Friday, May 28, 2010

The Unnameable

After almost twenty years in my mind, the syllabic cornucopia of psychotropic drug names has made its case for a celebratory post. What has taken so long? And would I want the job of coming up with a moniker for Lilly's next miracle?

I considered a top ten list, but let us consider them by class:

1. Antidepressants: The meat and potatoes of psychiatry, these names are sure to be written with hand-numbing repetition, so it is a good thing that for the most part these drugs are happily named. A linguistic and pharmaceutical titan, Prozac is an arresting amalgam of the soothing, almost soporific Proz- followed by the hard "ack" that provokes comparison with another very popular drug of the 1980's. As the drug itself is meant to do, the name both calms and enlivens.
Zoloft and Paxil, completing the original SSRI trifecta, are also remarkably mellifluous names, although the former's buoyancy wafts dangerously close to corniness. Paxil follows flattery of Latinate pedantry (Latin pax=peace) with the relaxing -il evoking dutiful memories of Elavil, grandaddy of them all.
After these, antidepressant inspiration was spent in both chemistry and name. Celexa, its knock-off Lexapro, and Luvox? Not memorable. Effexor showed a lack of subtlety (Get it, "affects her," the majority of depressed patients being women?), regrettably dubbed "Ineffexor" when failing to work or causing dismaying withdrawal symptoms. Wellbutrin is a name simply rebarbative and without redeeming qualities, and it has been painful to hear a few concretely-minded patients over the years refer to it dismissively as "Badbutrin," which is a crime against both wit and alliteration.

2. Anxiolytics: It is a shame that Librium, lifted whole from a pleasing state of balance, did not prevail as a popular benzodiazepine. Similarly, Valium, connoting valiant equanimity, has largely fallen by the wayside. Instead we have Klonopin, which brings to my mind some kind of blunt instrument; Ativan, which seems to me a very gray sort of word, summoning nothing whatsoever; and the always suspect Xanax, whose pernicious influence may draw somewhat from its palindromic potency. A drug used for panic attacks should not end in -ax. But then again, I have heard that the color red, which tends to make people feel agitated and uncomfortable, sells best in grocery stores. Appropriately an afterthought, Buspar is a drug that eminently deserves its lame designation.

3. Mood-stabilizers: With the exception of lithium, which enjoys the elegant purity of being plucked right from the periodic table, the third lightest element in the universe, this group is composed of referential failures. Depakote. Tegretol. Lamictal. Whatever their pharmacological effects (which may be considerable), these names do not inspire confidence, and can be the insult on top of the injury of a diagnosis of bipolar disorder.

4. Antipsychotics: The hoary first generation of "major tranquilizers" could not be topped in dignity. Thorazine summons a compound of Nordic power with neuropsychiatric precision, a hammer brought down with pinpoint accuracy. Haldol conveys both majesty and trustworthiness, as of a respected elder. Navane is a name both implacable and imperious, sounding as if it should have been given by injection only. The contemporary offspring suffer from a failure of ingenuity. While Seroquel suggests a certain sophistication, Risperdal and Geodon are vaguely boorish in tone, while Abilify is simply an embarrassment. The unfortunate progeny of ability and fortify, it is a name that can't be taken seriously, which is a shame, because it isn't at all a bad drug. "Have you ever taken Abilify?" is a bit like asking, "Have you ever drunk Kool-Aid?" Please.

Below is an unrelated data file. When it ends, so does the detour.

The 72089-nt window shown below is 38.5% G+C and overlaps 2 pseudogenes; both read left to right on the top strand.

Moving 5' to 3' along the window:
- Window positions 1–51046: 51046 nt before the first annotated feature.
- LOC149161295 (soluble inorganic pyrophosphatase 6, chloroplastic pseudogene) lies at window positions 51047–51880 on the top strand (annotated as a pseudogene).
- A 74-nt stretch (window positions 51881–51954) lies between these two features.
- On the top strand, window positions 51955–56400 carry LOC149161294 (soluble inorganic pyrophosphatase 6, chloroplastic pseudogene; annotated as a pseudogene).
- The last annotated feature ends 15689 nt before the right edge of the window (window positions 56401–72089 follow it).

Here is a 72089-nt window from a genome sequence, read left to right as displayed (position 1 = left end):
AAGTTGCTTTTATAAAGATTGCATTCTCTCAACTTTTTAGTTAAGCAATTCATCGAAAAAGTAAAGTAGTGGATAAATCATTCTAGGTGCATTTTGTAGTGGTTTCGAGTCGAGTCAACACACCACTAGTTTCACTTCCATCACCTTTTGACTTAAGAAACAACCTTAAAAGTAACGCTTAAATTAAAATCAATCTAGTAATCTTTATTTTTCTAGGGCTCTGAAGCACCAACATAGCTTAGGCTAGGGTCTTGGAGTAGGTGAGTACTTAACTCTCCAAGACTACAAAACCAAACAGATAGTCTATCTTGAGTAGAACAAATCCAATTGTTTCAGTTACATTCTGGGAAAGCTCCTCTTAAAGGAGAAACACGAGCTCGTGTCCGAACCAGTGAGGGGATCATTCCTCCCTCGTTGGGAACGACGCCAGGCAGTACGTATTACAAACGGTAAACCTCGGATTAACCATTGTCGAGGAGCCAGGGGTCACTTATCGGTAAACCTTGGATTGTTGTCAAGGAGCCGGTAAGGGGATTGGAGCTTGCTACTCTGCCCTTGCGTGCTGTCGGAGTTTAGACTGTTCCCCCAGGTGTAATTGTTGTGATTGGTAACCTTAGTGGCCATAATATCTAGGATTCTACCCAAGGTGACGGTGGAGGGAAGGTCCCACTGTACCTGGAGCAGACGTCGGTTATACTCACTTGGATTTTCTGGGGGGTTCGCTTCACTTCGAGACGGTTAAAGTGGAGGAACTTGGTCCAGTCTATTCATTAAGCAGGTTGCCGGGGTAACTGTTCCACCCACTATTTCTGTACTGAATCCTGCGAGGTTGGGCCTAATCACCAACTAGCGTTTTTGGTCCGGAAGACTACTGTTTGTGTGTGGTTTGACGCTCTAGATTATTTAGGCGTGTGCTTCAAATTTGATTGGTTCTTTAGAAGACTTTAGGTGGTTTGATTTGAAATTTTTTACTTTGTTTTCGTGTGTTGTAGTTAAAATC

5. Stimulants: Provigil is sort of cool, evoking the steadily tenacious all-nighter, but maybe a bit too ominously. Compared to Ritalin, which is vaguely reassuring but forgettable, Adderall was a triumph of shameless audacity. The name is a naked directive: add this drug to all the patients you can, period. Why simplify or streamline your life when you can, in fact, add more? Add what? Adderall! You can have it all. At this point we are beyond subtlety, the closest possible thing to the drug name "Takethis."

A note on generics: Chemical drug names, with very few outliers, are infelicitous and afford little pleasure, except to the most self-righteous who refuse to pay their respects to brand names. Fluoxetine, carbamazepine, and thiothixene are flashbacks from Organic Chemistry. The only exceptions would be haloperidol and valproic acid, which are stimulatingly, sinisterly(?) decadent, sounding akin to something like absinthe.

In the world of medication management, we take our gratification where we can. (Note: this spoof concerns names and not the medical value of any of the medications mentioned. Ask your doctor).


Anonymous said...

Oh, this is hilarious.

'Klonopin, which brings to my mind some kind of blunt instrument'

Hahaha....I agree! Actually, I'd rather endure the condition than suffer the sound of this curdling name. Also the colour of bile, stodgy in consistency. Yum.

Abilify sounds like something a psychotic-in-training would take. Not suitable for anyone above 5.

Lithium and Seroquel are quite pretty.

Anything starting with X - 70's disco - eg. Xanax ---> Xanadu.

Valium - I think of the car. Not soothing.

Thorazine - jet fuel.

Provigil ----> Progeria...the antithesis of the youthful cognitive sprightliness it's meant to promote.

There's so much in a name.

The Alienist said...

I actually like some of the generic names. For example, I don't particularly like Lamictal, but doesn't lamotrigine sound soothing? Remeron "revs" too much (especially for such a sedating drug), but mirtazepine "purrs" nicely, I think.